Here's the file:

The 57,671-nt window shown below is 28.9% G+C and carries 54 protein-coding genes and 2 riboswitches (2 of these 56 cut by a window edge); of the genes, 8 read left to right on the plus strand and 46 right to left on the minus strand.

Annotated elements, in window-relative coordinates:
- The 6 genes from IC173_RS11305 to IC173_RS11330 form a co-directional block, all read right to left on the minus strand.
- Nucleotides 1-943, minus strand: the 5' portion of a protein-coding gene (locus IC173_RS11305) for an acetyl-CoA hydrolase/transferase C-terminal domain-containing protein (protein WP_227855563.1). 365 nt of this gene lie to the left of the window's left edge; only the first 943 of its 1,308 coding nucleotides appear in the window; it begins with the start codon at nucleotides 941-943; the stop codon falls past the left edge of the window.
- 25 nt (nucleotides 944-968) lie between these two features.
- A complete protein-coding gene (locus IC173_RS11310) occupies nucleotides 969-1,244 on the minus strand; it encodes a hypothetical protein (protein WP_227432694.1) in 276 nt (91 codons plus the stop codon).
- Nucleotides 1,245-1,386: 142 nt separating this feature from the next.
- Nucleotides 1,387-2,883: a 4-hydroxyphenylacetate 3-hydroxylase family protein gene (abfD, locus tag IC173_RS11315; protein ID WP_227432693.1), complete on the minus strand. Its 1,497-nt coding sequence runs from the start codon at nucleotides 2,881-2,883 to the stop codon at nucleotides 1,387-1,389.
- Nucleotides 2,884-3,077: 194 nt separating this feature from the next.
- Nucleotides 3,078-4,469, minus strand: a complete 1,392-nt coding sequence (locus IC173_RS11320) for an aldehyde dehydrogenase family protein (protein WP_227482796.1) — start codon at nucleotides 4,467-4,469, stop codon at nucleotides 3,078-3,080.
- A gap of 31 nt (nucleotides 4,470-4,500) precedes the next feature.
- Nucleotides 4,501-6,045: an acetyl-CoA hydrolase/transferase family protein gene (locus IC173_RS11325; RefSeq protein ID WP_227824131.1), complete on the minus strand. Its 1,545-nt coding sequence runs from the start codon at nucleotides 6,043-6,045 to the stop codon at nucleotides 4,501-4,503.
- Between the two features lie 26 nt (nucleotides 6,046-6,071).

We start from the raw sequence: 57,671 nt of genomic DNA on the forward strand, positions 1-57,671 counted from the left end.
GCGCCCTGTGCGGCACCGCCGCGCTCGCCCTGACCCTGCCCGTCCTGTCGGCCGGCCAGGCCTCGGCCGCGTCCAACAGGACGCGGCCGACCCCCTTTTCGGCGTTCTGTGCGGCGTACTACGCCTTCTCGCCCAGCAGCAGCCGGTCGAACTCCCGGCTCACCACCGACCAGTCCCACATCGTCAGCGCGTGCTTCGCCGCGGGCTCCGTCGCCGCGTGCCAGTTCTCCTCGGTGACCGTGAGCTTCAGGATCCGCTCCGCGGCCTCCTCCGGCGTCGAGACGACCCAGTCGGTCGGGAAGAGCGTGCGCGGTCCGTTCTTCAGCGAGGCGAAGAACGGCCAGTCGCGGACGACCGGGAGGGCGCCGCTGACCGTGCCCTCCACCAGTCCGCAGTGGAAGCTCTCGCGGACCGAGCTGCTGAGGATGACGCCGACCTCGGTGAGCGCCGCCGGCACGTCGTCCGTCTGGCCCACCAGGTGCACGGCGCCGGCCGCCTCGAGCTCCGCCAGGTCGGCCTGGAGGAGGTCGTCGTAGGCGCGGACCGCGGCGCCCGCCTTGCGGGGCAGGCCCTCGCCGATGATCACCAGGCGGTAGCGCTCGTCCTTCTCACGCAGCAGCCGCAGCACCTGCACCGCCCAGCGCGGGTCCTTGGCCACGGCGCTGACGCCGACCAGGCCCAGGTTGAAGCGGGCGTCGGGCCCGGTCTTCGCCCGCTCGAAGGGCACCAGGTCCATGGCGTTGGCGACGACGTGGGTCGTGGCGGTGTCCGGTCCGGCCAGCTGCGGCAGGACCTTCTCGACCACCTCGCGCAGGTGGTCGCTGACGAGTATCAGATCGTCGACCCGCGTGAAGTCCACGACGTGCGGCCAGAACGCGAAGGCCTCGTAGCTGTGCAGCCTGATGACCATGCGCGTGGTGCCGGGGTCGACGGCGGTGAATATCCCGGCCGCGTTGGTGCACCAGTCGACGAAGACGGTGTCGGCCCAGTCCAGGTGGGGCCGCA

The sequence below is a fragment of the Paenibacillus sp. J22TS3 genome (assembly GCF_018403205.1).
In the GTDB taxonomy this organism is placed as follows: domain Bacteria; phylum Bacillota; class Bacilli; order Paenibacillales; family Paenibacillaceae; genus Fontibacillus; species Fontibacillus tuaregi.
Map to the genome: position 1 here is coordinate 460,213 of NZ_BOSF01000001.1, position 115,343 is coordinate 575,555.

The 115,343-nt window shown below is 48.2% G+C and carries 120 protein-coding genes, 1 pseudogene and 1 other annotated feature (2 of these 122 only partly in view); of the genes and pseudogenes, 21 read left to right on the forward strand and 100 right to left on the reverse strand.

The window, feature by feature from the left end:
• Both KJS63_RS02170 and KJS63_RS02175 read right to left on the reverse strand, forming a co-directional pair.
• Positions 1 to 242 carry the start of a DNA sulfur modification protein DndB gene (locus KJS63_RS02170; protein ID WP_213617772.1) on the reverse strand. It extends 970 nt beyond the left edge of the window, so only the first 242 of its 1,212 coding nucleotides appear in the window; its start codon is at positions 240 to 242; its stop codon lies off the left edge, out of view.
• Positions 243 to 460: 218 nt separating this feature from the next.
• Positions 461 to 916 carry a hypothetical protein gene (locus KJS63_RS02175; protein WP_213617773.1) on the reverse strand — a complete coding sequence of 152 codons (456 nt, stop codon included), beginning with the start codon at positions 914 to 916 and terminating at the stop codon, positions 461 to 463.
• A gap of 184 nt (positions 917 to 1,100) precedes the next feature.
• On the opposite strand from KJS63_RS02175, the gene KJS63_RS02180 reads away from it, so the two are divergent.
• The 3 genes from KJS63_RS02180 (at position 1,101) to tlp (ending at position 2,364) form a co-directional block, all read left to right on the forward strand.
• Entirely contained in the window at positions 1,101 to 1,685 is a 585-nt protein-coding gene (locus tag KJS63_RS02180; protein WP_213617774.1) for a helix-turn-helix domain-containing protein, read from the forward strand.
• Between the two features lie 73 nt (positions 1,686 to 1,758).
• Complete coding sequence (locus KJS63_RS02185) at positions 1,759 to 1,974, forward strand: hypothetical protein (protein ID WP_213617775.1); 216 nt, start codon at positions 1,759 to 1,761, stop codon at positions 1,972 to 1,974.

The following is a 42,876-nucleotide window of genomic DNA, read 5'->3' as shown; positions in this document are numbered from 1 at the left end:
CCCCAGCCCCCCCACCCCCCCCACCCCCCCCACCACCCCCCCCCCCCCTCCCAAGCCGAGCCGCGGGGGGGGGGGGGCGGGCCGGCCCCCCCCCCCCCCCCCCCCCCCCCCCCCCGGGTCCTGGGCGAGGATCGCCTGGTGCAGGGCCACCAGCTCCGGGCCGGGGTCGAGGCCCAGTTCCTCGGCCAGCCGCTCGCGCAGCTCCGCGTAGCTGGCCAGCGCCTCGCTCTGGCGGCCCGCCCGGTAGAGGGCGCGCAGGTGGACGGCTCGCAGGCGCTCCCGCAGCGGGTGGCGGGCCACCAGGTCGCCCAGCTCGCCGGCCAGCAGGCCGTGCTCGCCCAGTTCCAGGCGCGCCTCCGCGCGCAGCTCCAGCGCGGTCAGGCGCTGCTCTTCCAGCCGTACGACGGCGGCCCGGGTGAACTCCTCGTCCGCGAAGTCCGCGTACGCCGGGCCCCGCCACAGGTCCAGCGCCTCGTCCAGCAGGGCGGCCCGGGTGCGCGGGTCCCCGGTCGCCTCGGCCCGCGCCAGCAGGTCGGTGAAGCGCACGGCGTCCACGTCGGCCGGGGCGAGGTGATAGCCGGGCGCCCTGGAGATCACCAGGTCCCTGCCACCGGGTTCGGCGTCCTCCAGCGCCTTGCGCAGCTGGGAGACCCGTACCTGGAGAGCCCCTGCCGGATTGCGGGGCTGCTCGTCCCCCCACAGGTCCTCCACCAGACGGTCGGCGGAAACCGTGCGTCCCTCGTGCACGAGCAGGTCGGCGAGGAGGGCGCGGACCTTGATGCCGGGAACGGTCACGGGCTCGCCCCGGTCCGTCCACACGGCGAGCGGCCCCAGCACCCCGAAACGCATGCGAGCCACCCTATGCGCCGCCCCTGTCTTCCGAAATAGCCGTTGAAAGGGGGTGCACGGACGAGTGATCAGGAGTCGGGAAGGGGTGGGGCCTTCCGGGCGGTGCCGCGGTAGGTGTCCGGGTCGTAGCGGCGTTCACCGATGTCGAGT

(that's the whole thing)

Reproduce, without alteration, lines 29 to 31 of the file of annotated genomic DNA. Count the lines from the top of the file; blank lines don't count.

• Between the two features lie 73 nt (positions 1,686 to 1,758).
• Complete coding sequence (locus KJS63_RS02185) at positions 1,759 to 1,974, forward strand: hypothetical protein (protein ID WP_213617775.1); 216 nt, start codon at positions 1,759 to 1,761, stop codon at positions 1,972 to 1,974.

The following is a 42,876-nucleotide window of genomic DNA, read 5'->3' as shown; positions in this document are numbered from 1 at the left end: